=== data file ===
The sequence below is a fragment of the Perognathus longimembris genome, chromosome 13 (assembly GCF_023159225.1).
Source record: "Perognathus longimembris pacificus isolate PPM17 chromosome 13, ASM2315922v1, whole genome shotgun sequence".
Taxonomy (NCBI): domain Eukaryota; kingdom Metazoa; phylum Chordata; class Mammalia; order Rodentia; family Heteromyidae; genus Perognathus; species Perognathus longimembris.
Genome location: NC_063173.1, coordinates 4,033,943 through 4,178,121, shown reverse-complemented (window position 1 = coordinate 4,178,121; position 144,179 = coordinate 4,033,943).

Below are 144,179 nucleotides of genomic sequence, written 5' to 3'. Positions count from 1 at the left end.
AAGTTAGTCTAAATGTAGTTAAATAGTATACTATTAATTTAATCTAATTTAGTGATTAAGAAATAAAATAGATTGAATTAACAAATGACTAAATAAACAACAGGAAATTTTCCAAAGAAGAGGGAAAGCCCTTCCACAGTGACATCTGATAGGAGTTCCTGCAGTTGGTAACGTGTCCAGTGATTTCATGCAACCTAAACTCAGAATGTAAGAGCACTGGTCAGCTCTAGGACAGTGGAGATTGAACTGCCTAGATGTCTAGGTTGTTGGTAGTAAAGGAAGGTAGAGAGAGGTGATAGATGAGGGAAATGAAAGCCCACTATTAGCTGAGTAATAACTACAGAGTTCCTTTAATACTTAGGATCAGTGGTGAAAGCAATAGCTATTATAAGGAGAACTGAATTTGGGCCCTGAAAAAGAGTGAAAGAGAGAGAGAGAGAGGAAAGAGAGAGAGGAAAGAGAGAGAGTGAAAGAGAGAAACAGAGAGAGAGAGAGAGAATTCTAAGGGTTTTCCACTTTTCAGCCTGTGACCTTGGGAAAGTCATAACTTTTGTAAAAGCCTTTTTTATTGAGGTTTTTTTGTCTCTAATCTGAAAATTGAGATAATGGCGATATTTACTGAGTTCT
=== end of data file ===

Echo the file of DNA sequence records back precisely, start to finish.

The sequence below is a fragment of the Perognathus longimembris genome, chromosome 13 (assembly GCF_023159225.1).
Source record: "Perognathus longimembris pacificus isolate PPM17 chromosome 13, ASM2315922v1, whole genome shotgun sequence".
Taxonomy (NCBI): domain Eukaryota; kingdom Metazoa; phylum Chordata; class Mammalia; order Rodentia; family Heteromyidae; genus Perognathus; species Perognathus longimembris.
Genome location: NC_063173.1, coordinates 4,033,943 through 4,178,121, shown reverse-complemented (window position 1 = coordinate 4,178,121; position 144,179 = coordinate 4,033,943).

Below are 144,179 nucleotides of genomic sequence, written 5' to 3'. Positions count from 1 at the left end.
AAGTTAGTCTAAATGTAGTTAAATAGTATACTATTAATTTAATCTAATTTAGTGATTAAGAAATAAAATAGATTGAATTAACAAATGACTAAATAAACAACAGGAAATTTTCCAAAGAAGAGGGAAAGCCCTTCCACAGTGACATCTGATAGGAGTTCCTGCAGTTGGTAACGTGTCCAGTGATTTCATGCAACCTAAACTCAGAATGTAAGAGCACTGGTCAGCTCTAGGACAGTGGAGATTGAACTGCCTAGATGTCTAGGTTGTTGGTAGTAAAGGAAGGTAGAGAGAGGTGATAGATGAGGGAAATGAAAGCCCACTATTAGCTGAGTAATAACTACAGAGTTCCTTTAATACTTAGGATCAGTGGTGAAAGCAATAGCTATTATAAGGAGAACTGAATTTGGGCCCTGAAAAAGAGTGAAAGAGAGAGAGAGAGAGGAAAGAGAGAGAGGAAAGAGAGAGAGTGAAAGAGAGAAACAGAGAGAGAGAGAGAGAATTCTAAGGGTTTTCCACTTTTCAGCCTGTGACCTTGGGAAAGTCATAACTTTTGTAAAAGCCTTTTTTATTGAGGTTTTTTTGTCTCTAATCTGAAAATTGAGATAATGGCGATATTTACTGAGTTCT